Eventually I got the idea of using a router table.
It looks something like this: basically a gear blank is secured to what I call a trapezoid guide, and with the clever placement of a couple of fences it makes a very useful gear cutting setup.
I’m very happy with the end results, so keep watching to see how I make this jig.
Before getting in the shop, I use AutoCAD to create a template that evenly divides the circle according to the number of gear teeth.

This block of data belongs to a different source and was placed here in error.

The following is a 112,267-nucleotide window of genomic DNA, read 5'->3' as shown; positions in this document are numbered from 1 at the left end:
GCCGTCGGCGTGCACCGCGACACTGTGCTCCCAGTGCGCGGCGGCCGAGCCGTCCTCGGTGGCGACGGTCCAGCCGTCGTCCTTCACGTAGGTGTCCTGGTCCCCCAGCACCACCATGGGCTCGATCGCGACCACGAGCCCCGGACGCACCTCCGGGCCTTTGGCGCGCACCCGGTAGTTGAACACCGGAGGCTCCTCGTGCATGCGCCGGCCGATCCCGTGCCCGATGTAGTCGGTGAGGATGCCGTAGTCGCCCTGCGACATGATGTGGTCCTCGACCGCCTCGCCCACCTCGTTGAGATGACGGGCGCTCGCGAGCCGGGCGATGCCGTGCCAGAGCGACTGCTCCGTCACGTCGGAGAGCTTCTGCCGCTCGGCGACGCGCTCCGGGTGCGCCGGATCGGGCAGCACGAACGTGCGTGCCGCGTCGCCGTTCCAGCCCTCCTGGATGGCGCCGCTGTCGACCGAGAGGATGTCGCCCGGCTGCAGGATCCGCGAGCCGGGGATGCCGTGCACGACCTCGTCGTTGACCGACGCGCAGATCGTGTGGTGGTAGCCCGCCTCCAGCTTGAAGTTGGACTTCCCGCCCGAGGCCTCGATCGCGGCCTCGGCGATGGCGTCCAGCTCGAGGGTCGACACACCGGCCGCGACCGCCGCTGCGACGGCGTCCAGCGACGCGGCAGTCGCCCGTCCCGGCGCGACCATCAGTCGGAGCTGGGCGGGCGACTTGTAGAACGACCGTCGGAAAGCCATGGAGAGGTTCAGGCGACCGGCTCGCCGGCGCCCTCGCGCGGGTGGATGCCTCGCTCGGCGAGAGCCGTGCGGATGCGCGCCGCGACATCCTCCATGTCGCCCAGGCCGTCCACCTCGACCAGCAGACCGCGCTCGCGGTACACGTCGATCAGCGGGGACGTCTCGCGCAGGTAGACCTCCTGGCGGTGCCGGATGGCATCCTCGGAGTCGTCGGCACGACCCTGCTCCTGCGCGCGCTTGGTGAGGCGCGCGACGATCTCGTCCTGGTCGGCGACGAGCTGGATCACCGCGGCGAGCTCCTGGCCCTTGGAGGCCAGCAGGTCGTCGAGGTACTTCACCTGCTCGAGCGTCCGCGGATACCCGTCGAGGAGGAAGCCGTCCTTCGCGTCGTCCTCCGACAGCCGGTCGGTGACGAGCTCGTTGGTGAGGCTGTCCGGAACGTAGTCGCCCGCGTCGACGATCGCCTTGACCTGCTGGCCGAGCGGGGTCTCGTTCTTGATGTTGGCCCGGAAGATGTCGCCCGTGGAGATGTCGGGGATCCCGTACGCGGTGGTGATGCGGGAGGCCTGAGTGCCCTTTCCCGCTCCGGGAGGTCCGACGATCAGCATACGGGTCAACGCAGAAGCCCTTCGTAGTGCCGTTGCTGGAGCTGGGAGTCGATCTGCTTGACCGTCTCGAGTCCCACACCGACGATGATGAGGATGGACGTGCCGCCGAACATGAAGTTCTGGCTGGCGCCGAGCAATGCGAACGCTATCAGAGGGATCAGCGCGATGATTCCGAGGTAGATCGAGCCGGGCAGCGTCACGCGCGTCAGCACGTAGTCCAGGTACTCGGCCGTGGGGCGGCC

If you don’t have AutoCAD available, this step can be done with a good old protractor. That’s how I lay out the small gear because there isn’t any space to secure a template.
Depending on the tooth count, the trapezoid guide has to be shaped accordingly. To determine the angles, take 360 degrees, divided by the number of teeth – I’m making a 60 tooth gear, and divide by 2 because we cut on both sides of the trapezoid.
So 3 degrees is the angle the miter saw needs to be set at.